In her op-ed in the Washington Post this week, Sarah Palin, while still governor, took up the sword for corporate interests; a position directly opposing what is best for Alaska.

The flip-flop to anyone who watched the vice presidential debate was obvious. When Gwen Ifill asked, “Do you support capping carbon emissions?” Palin responded, “I do. I do.”

What or whom changed Sarah Palin’s mind about cap-and-trade?

In both her resignation speech and her op-ed, Palin touted AGIA, the Alaska Gasline Inducement Act. It was widely supported and passed with a vote of 58-1. “This is the largest private sector energy project, ever. THIS is energy independence,” she said on July 3. In her piece, she railed Obama’s plan for cap-and-trade. She mentioned AGIA again and how we are “progressing” the 3,000-mile project.

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Palin’s New Job — Confuse Americans on Energy & Environment

Now that Sarah Palin has announced her resignation as Governor of Alaska, you may wonder: What has she been doing? How will she fill her time? In an Op-Ed piece for The Washington Post, Palin kindly provided an answer. She’s committed herself to a single task: confusing the American public on energy and environment.

Widespread pollution from factories is negatively impacting the environment.

Widespread pollution from factories is negatively impacting the global environment.

On Tuesday, Palin’s Op-Ed criticized Obama’s cap and trade bill — known as the American Clean Energy & Security Act, or ACES — and refused to acknowledge the existence of climate change. The article so fully muddles the issues that the best thing one can hope for is that someone else wrote the article, and the Governor simply signed her name.

Behind all the bluster — and the exclamations! that neatly turn fact into fiction — are familiar phrases. She appeals to national independence, rising unemployment, taxes, supply side economics and God’s creation. In so doing, she positions Democrats as enervating technocrats opposed to prosperity, and herself as rooted in a history of economic growth, rugged independence and faith.

To use talking points is one thing, to rely on them another. This isn’t a partisan issue; candidates from both parties have lines they work through. But Palin’s argument is so dependent on established Republican strategy that is reads like a grab bag of worn-out phrases.

This is where Palin’s argument veers from the path of denial. In making her argument, she ignores mounting, if not overwhelming evidence on energy and environment. She also strays from mainstream public opinion.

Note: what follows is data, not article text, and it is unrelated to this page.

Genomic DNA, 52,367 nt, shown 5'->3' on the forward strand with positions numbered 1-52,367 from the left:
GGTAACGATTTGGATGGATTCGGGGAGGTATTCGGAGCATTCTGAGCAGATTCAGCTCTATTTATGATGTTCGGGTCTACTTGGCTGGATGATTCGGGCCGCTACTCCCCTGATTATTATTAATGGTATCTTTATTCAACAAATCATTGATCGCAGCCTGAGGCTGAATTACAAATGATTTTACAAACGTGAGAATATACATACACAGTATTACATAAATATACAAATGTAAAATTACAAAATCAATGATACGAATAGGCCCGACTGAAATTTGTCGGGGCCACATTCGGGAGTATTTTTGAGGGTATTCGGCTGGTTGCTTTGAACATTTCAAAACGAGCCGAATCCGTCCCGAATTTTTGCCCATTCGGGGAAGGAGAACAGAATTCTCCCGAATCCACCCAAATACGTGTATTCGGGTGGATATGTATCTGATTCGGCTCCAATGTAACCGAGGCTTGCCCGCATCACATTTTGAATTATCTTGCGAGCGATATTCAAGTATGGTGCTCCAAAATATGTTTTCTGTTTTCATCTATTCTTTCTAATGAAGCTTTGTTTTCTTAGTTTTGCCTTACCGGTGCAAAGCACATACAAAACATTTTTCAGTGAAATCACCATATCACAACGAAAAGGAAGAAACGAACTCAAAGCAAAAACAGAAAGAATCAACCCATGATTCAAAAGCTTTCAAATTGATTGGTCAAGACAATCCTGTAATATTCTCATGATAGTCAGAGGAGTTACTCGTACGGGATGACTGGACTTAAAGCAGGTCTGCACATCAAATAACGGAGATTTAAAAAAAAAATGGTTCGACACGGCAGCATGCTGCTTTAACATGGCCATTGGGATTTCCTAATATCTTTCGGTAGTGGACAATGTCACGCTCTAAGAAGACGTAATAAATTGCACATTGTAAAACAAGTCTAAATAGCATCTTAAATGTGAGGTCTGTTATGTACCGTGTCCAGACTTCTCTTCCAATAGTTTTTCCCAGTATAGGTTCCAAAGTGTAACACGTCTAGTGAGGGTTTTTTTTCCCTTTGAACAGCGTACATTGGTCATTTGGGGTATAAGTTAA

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Senator John Kerry: The Debate Gov. Palin Is Ducking

US Senator John Kerry, (D) Massachusetts

US Senator John Kerry, (D) Massachusetts

In 2008, progressives took some giant steps forward in marshalling all the resources available to fight the distortions and use the truth to fight back.

Now we need to apply lessons learned to governing.

In this case, the names haven’t even changed – just the topics and the turf.

Coming up in the fall, the US Senate is going to be debating what I think is the most important legislation we’ve considered in a long, long time to tackle global climate change which imperils everything from our economy to our national security.

But Governor Sarah Palin and a whole host of others are now leading the effort to ignore the costs of doing nothing and distort the costs of doing something.

It’s long overdue for the truth to fight back.

Yesterday, Governor Palin published an oped in the Washington Post that we can’t allow to stand unchallenged.

Follow me below the fold for more …

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Senator John Kerry: What Gov. Sarah Palin Forgot

Senator John Kerry

Senator John Kerry

Writing in this morning’s Washington Post, Alaska Gov. Sarah Palin wrote, “many in the national media would rather focus on the personality-driven political gossip of the day than on the gravity of these challenges.”

Unfortunately, her promise to roll up her sleeves and tackle serious issues is followed by a column that focuses on everything but the single grave challenge that forms the basis of all of our actions: the crisis of global climate change.

Yes, she manages to write about the climate change action in Congress without ever mentioning the reason we are doing this in the first place. It’s like complaining about the cost of repairing a roof without factoring in the leaks destroying your home.

The global climate change crisis threatens our economy and our national security in profound ways. Governor Palin need look no further than the view from her front porch in Alaska to see how destructive this crisis can be. The small native village of Newtok is being literally wiped off the map because of a melting permafrost and disappearing sea ice. The New York Times reported nearly two years ago: